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A Room with a View by E. M. Forster

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A ROOM WITH A VIEW

By E. M. Forster

CONTENTS:

PART ONE

I. The Bertolini

II. In Santa Croce with No Baedeker

III. Music, Violets, and the Letter "S"

IV. Fourth Chapter

V. Possibilities of a Pleasant Outing

VI. The Reverend Arthur Beebe, the Reverend Cuthbert Eager, Mr. Emerson, Mr. George Emerson, Miss Eleanor Lavish, Miss Charlotte Bartlett, and Miss Lucy Honeychurch Drive Out in Carriages to See a View; Italians Drive Them

VII. They Return

PART TWO

VIII. Medieval

IX. Lucy as a Work of Art

X. Cecil as a Humourist

XI. In Mrs. Vyse's Well-Appointed Flat

XII. Twelfth Chapter

XIII. How Miss Bartlett's Boiler Was So Tiresome

XIV. How Lucy Faced the External Situation Bravely

XV. The Disaster Within

XVI. Lying to George

XVII. Lying to Cecil

XVIII. Lying to Mr. Beebe, Mrs. Honeychurch, Freddy, and the Servants

XIX. Lying to Mr. Emerson

XX. The End of the Middle Ages

PART ONE

Chapter I: The Bertolini

"The Signora had no business to do it," said Miss Bartlett, "no business at all. She promised us south rooms with a view close together, instead of which here are north rooms, looking into a courtyard, and a long way apart. Oh, Lucy!"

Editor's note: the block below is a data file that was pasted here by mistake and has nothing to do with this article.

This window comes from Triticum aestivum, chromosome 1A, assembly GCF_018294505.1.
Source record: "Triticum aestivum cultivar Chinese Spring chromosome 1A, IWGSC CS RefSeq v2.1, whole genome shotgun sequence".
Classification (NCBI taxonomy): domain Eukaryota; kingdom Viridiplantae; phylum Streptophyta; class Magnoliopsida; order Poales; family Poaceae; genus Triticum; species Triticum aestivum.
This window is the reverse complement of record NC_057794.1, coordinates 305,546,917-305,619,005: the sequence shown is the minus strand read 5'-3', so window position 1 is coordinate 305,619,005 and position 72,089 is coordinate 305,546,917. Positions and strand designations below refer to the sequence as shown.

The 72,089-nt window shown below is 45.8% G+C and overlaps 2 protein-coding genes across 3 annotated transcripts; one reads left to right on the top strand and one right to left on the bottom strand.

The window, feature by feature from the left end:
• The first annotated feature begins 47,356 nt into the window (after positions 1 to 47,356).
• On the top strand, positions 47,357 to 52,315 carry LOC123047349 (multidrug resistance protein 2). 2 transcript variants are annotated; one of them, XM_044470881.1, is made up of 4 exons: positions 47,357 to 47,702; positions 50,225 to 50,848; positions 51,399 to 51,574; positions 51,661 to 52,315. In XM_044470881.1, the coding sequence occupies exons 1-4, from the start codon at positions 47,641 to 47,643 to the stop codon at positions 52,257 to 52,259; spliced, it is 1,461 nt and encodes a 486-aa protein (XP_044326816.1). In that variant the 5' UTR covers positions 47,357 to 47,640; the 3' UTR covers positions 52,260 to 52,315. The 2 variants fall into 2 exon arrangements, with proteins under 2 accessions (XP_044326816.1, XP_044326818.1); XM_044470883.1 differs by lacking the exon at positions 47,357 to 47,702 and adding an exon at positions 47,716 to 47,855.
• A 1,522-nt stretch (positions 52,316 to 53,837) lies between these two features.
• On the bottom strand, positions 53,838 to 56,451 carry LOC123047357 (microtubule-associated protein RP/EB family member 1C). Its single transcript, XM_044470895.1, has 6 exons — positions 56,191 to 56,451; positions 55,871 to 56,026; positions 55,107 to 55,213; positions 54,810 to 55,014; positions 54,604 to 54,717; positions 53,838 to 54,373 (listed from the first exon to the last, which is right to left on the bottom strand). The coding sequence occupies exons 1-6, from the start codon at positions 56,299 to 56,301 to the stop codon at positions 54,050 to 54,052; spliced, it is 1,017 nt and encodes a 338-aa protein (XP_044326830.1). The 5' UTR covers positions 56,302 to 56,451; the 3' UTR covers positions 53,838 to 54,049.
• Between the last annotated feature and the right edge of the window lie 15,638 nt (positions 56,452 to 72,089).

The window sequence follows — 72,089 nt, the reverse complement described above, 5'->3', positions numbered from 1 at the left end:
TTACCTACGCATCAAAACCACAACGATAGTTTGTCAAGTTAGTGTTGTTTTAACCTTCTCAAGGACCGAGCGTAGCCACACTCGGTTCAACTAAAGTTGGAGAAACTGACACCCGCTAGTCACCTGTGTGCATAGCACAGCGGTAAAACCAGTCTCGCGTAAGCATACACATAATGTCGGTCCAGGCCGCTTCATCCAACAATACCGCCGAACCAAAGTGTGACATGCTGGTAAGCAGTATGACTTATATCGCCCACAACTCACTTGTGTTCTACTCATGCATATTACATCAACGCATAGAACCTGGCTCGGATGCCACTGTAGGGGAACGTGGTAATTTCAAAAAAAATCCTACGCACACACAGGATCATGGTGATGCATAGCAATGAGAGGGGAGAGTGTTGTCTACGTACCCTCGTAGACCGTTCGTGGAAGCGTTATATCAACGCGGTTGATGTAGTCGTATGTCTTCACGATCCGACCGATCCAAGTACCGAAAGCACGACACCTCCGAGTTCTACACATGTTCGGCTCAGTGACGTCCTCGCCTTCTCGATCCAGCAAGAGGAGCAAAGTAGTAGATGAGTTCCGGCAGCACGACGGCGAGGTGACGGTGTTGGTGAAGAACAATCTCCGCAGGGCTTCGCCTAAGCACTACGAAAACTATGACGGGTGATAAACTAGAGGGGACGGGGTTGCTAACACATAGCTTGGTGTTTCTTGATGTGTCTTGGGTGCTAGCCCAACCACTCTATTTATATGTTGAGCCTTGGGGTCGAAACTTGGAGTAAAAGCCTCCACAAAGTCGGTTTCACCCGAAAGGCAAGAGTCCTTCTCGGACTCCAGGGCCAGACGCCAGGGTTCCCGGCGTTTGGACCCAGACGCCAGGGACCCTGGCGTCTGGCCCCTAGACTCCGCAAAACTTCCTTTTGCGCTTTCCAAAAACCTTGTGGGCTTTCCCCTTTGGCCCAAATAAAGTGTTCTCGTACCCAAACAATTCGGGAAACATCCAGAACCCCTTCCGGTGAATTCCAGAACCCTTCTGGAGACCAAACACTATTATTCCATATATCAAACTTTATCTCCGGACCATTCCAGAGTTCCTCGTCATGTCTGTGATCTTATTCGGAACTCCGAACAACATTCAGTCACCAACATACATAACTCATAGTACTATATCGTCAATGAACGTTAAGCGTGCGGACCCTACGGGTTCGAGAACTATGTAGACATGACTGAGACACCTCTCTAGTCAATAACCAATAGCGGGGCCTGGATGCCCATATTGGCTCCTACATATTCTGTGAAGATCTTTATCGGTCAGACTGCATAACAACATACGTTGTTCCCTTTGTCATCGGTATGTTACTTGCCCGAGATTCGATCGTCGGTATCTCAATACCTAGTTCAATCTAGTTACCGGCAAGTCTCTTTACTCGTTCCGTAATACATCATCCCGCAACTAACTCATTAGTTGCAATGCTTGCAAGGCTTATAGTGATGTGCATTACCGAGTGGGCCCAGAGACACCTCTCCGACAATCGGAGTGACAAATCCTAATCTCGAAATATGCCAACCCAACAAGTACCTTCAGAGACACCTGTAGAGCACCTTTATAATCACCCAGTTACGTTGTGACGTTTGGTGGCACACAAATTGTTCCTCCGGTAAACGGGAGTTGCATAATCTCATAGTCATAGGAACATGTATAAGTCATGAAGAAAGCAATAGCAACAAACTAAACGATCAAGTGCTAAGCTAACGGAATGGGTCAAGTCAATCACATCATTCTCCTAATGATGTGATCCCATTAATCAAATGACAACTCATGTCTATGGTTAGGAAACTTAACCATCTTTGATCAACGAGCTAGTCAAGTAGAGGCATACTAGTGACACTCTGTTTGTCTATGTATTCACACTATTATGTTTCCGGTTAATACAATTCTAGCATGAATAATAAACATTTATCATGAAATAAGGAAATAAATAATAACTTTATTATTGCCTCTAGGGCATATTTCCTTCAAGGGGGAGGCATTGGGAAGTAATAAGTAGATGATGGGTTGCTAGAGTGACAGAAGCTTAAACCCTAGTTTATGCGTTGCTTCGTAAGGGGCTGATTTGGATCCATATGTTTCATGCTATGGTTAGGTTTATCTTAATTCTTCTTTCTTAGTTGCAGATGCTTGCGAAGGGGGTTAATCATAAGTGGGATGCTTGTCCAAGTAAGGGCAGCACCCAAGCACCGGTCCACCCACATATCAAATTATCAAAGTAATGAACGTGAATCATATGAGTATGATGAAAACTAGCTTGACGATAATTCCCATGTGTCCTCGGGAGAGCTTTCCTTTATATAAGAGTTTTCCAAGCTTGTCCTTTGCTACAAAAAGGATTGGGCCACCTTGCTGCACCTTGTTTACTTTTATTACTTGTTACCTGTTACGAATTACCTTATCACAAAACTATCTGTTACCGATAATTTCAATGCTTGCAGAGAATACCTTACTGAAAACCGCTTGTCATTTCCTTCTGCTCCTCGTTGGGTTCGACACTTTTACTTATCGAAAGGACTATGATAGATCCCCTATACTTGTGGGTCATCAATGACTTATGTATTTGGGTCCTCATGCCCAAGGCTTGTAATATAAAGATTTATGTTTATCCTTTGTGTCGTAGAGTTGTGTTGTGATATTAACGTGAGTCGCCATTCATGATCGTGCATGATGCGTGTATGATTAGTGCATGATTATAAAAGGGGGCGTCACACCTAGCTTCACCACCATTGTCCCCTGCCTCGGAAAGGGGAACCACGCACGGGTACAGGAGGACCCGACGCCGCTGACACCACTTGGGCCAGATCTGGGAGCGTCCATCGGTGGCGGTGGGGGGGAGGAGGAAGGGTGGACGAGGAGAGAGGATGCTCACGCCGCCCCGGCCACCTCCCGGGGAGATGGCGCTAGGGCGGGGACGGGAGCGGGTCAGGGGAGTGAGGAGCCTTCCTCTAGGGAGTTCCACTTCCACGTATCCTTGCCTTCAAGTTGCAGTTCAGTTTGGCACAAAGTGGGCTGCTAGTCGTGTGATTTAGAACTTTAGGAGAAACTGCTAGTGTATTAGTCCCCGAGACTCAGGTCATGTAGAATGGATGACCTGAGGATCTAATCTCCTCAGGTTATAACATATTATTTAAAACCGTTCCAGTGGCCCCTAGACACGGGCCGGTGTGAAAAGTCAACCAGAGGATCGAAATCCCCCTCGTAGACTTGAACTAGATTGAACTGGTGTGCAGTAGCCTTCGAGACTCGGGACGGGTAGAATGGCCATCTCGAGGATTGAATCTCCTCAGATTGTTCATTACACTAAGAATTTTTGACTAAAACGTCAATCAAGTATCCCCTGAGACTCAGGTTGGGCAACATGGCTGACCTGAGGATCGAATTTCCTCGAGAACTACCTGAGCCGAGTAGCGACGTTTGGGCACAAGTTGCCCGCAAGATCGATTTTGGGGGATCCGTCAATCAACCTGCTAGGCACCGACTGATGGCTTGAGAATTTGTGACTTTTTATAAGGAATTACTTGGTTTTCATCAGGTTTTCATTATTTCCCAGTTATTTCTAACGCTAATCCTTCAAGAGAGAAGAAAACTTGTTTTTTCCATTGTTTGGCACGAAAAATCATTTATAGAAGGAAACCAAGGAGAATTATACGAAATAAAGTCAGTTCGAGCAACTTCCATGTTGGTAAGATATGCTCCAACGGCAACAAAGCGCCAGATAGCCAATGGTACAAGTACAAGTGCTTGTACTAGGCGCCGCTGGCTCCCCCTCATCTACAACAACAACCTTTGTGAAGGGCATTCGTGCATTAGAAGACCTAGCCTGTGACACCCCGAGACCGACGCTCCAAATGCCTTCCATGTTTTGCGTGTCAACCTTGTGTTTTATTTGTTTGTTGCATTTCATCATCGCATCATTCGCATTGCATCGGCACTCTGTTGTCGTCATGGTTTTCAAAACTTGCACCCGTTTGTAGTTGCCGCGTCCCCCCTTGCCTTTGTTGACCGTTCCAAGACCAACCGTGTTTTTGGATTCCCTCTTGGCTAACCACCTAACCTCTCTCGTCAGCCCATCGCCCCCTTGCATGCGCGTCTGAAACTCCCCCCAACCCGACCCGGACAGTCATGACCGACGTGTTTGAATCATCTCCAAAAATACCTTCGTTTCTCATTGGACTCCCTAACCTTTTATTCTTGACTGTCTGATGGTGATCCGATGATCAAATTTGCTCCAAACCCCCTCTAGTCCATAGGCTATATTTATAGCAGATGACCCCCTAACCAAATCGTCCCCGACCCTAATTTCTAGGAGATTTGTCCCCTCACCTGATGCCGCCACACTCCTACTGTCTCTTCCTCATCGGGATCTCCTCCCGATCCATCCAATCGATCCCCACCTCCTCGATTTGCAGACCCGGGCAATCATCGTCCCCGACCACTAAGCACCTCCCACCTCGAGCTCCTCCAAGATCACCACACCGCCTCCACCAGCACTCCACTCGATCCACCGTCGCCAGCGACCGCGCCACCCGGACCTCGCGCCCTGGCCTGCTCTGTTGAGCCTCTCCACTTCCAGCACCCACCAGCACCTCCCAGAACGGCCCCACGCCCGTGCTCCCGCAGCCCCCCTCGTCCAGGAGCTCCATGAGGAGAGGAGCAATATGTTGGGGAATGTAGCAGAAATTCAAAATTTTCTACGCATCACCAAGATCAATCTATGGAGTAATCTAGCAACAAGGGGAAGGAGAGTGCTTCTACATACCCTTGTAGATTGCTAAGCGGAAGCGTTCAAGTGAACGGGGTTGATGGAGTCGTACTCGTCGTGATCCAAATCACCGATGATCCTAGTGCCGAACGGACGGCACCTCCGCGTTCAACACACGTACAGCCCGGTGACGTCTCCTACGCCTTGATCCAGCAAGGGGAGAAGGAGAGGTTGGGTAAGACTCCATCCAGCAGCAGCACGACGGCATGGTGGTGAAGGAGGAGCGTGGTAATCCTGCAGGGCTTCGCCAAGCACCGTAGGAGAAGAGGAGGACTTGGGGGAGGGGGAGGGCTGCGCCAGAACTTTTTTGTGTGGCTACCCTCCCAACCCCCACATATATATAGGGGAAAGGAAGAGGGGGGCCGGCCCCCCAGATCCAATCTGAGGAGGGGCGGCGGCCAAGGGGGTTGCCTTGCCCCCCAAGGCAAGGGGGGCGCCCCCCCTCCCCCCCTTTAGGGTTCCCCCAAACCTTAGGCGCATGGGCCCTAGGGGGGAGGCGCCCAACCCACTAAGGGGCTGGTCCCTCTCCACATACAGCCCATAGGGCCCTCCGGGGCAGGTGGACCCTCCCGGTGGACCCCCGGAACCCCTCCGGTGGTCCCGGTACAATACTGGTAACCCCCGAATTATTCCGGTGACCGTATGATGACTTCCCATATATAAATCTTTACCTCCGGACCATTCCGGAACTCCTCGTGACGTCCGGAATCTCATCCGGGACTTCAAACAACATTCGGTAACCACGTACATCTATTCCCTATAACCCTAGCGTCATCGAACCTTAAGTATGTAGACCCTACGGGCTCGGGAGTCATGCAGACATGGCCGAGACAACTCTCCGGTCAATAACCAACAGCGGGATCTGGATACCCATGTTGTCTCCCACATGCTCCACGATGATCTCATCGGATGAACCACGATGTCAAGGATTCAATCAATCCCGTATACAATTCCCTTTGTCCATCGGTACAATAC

"And a Cockney, besides!" said Lucy, who had been further saddened by the Signora's unexpected accent. "It might be London." She looked at the two rows of English people who were sitting at the table; at the row of white bottles of water and red bottles of wine that ran between the English people; at the portraits of the late Queen and the late Poet Laureate that hung behind the English people, heavily framed; at the notice of the English church (Rev. Cuthbert Eager, M. A. Oxon.), that was the only other decoration of the wall. "Charlotte, don't you feel, too, that we might be in London? I can hardly believe that all kinds of other things are just outside. I suppose it is one's being so tired."

"This meat has surely been used for soup," said Miss Bartlett, laying down her fork.

"I want so to see the Arno. The rooms the Signora promised us in her letter would have looked over the Arno. The Signora had no business to do it at all. Oh, it is a shame!"

"Any nook does for me," Miss Bartlett continued; "but it does seem hard that you shouldn't have a view."


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